Institutional Theory and Organizational Change

Institutional Theory and Organizational Change

Staffan Furusten

Whether or not they are aware of it, managers do not fully control the nature and timing of their decisions. Their framework of action is limited by institutional constraints in the surrounding environment – what is technically, economically, socially and culturally possible in different contexts. With a better understanding of their environment – and how it affects how they think, what they do and why they do it – decision-makers are also better able to make more carefully considered decisions about organizational change. In this book Staffan Furusten discusses why it is difficult for organizations around the world to resist the pressures of the institutional environment and how organizations worldwide – big and small, private and public – are becoming increasingly alike.

Chapter 2: Institutional products

Staffan Furusten

Subjects: business and management, critical management studies, organisation studies, economics and finance, institutional economics

Extract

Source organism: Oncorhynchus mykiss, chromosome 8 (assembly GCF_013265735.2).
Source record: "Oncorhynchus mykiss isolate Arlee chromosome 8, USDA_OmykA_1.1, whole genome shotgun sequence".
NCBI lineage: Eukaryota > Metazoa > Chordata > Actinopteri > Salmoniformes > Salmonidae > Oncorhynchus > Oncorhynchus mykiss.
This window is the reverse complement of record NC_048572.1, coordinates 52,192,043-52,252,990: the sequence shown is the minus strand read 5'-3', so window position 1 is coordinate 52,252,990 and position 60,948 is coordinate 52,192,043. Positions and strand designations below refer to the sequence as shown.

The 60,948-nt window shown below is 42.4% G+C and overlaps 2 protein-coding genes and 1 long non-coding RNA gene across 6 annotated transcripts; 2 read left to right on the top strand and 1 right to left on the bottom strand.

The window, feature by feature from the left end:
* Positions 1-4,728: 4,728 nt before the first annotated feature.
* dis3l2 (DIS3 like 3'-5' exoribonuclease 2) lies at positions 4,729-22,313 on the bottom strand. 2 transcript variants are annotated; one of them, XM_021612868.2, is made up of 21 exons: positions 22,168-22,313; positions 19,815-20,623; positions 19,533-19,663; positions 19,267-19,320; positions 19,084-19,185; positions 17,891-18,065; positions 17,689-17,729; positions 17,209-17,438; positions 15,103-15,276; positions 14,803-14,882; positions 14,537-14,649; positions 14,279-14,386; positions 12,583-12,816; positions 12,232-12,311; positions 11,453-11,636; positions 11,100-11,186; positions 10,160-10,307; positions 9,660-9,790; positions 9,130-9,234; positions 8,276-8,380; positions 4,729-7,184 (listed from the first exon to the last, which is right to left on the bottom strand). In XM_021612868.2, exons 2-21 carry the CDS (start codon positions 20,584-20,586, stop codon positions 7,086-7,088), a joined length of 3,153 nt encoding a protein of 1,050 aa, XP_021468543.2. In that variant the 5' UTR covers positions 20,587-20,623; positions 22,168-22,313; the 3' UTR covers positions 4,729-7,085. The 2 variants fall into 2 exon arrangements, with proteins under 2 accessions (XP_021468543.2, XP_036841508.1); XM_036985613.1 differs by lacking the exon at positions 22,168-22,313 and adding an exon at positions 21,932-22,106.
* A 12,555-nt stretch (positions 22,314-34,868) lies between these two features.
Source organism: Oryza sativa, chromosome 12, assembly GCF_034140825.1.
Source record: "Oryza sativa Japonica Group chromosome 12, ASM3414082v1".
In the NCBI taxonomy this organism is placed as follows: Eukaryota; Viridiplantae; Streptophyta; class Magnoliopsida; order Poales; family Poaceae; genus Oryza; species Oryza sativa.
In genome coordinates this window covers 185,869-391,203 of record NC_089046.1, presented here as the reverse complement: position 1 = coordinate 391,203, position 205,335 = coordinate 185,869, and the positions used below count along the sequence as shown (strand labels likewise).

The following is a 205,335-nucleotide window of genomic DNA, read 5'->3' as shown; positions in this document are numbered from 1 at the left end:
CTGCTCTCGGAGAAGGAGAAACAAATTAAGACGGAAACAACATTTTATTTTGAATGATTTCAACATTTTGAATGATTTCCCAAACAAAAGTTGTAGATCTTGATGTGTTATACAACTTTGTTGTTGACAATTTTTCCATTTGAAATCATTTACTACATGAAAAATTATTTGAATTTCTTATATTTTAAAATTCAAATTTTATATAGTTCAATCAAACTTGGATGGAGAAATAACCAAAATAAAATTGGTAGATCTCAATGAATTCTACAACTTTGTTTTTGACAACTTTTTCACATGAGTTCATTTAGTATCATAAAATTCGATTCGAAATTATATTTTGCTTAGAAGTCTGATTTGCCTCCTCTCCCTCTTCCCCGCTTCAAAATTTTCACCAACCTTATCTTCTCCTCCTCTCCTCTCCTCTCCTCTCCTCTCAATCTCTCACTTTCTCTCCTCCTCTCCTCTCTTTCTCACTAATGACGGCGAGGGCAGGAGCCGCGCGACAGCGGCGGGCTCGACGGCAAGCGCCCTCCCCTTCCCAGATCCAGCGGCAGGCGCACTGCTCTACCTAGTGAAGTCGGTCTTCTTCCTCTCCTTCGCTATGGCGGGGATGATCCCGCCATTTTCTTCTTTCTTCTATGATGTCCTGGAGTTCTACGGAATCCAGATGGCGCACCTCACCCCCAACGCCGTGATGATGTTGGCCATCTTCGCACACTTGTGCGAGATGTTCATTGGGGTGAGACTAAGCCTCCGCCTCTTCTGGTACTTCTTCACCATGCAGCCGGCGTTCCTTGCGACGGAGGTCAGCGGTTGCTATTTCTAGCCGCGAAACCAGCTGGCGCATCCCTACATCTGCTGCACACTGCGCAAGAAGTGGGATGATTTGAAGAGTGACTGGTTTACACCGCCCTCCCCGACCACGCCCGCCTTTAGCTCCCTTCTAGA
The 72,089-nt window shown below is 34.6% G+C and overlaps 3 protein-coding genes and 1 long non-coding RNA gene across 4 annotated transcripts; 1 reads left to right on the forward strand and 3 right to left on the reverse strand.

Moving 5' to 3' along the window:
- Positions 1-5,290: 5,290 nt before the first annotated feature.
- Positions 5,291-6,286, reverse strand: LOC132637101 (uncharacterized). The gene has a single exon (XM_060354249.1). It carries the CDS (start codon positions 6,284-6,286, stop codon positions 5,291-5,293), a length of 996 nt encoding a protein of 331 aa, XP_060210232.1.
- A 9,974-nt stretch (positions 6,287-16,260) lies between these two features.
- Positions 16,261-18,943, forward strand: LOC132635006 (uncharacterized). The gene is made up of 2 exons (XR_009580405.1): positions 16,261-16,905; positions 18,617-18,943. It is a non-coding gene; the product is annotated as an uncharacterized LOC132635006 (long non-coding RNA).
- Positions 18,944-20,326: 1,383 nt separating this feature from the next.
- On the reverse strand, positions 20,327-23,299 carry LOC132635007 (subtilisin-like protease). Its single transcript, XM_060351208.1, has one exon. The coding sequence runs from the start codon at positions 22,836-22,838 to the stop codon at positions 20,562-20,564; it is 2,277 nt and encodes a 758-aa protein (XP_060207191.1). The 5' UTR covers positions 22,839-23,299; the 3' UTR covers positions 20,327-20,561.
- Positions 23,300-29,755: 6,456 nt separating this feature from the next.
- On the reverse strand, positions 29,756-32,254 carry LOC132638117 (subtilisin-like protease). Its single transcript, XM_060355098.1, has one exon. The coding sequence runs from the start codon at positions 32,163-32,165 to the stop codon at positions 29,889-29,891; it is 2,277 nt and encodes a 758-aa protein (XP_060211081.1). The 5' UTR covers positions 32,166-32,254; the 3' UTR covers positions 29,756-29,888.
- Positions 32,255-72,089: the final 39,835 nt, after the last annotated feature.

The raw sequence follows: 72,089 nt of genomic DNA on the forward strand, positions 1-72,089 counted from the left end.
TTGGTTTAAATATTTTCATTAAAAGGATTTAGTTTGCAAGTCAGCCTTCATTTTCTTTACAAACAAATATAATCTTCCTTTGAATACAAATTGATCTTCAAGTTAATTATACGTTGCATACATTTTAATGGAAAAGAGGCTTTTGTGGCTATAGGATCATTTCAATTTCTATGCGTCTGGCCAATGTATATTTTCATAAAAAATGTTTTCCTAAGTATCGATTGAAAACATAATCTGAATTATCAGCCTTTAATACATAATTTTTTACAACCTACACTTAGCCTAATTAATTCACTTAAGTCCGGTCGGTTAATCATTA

In this chapter, we will familiarize ourselves with the type of institutional environment elements that organizations encounter directly in everyday operations, namely elements that I refer to here as ‘institutional products’. This includes materializations of knowledge, ideas and ideologies, such as those that individuals and organizations offer up to other individuals and organizations around the world. In this way, organizations encounter information, rules and services. In many cases, this involves services sold commercially, but it can also be a matter of information or regulations developed out of more general interests. What the two types have in common is that they are produced by one set of actors and directed at another. Thus, they con- tribute to the creation of legal, social and mental structures that organizations must adapt to in one way or another, and that consequently affect their ability to develop, what decisions can be made, and their options for governing and controlling organizations. They thereby also constitute the conditions necessary for organizations to be able to operate at all. Institutional products can take many forms, and a crude division can be made into material products and social products, where the material products include information and rules, and the social products include services. Also linked to the form institutional products take is how they are packaged. As with all types of products, products in the environment also need to be packaged.

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